Henry Jaglom I grew up with a terrific mother who let me in on a woman’s world. I was never told to “go away,” or that “This is for us, boys can’t be here.” I heard women talking about food, shopping, and their affairs. They were very vulnerable. It was a rich, complex, touching world. I saw this first from my mother and her friends and then in my girlfriends, and I wanted to put those lives up on screen so they would feel less alone. The one thing not represented in Hollywood films is real women.
With the exception of Tracks, every film I have made has tried to explore the world of women so they would see no false images. The most gratifying things are the letters I get from women who see themselves on screen. Even in Hollywood today, with women directors and great parts for actresses, women are overwhelmingly not as real and as deep as women are in real life. Women are better at talking about their reality.
I don’t have people play anorexic; I have people who are anorexic talking about their issues. It’s important not to blur the line. Each film should help us understand how women go through life.
GMK One of the points of Moxie’s documentary in the film is to create a dialogue about what one person calls “the biggest hush-hush topic.” How do you think your film will prompt folks to talk about menopause? And why should this be more openly discussed?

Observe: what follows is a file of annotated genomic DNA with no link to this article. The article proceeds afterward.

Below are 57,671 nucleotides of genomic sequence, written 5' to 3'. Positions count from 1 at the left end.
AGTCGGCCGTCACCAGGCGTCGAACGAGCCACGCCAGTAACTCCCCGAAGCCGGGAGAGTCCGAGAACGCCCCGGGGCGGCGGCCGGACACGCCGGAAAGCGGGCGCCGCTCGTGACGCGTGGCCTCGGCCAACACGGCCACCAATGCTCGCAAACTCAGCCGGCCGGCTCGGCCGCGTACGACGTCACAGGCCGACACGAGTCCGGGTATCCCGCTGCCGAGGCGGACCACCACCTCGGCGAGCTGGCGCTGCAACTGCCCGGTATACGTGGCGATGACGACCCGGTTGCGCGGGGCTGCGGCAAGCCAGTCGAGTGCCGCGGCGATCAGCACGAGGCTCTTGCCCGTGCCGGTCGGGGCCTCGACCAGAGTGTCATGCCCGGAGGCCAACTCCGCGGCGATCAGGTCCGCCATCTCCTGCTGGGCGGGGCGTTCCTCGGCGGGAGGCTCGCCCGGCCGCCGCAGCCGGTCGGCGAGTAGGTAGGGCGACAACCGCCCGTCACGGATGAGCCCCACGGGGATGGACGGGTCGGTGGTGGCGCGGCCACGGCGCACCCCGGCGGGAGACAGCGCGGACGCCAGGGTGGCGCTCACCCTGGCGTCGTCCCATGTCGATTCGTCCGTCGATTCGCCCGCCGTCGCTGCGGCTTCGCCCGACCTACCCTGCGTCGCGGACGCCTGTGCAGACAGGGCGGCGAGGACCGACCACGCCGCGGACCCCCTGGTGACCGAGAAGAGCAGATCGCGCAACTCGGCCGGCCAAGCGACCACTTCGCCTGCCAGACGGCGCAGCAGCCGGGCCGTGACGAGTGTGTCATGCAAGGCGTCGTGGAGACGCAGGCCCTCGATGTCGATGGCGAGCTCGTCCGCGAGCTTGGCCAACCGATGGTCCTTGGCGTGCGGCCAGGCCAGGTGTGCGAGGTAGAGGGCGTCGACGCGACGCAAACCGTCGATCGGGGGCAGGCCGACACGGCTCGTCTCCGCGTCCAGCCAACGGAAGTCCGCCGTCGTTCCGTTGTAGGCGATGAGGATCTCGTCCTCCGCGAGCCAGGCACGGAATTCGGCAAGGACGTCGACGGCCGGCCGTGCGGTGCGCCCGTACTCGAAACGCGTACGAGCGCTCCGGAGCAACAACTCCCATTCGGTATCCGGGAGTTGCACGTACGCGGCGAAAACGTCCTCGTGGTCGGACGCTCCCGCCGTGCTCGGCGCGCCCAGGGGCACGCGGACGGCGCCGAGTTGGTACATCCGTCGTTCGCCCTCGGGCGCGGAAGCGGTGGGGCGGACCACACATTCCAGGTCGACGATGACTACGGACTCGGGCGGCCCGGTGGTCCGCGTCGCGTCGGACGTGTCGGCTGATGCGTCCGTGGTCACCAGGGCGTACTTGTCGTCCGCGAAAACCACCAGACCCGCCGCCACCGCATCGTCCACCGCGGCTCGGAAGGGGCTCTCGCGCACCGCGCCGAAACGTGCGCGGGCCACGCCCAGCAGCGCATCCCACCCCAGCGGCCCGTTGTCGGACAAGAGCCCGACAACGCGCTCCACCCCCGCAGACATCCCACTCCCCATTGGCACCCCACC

HJ Menopause affects women, and it affects the way you perceive a woman, and how it is affecting her work and life, and any compassion and empathy you feel for that woman. It should not be a secret. Women told me while making the film that their own mothers didn’t talk to them about menopause and didn’t prepare them for it. There are no women who if they live long enough, don’t get menopause. I never found a woman yet who didn’t want to discuss it. But women my mother’s age would be shocked by this. My mother was shocked by Eating. I think it’s important that we talk about it.
GMK Your films, from Eating and Going Shopping to Babyfever and now The M Word, feature women addressing a topic—food, clothing, children, and menopause, respectively—directly to the camera, interspersed with a fictional narrative. Why do you take this approach to these issues, and how much of the interviews is constructed or improvised?
HJ The interviews are never planned for a particular place in the film. That comes in the editing. They are just interviews in which I ask women about the process of going through menopause. They come up with the humor and sadness. I do not want to interfere with that. I put it together in the editing to give it a structure or curve. One of the revelations was a woman saying that this was so great to discuss. Moxie’s mother and aunts talking about menopause provides a contrast to Moxie going through a painful period by saying the upside of “the change” is that they never have to go through a painful period again. I wanted that balance.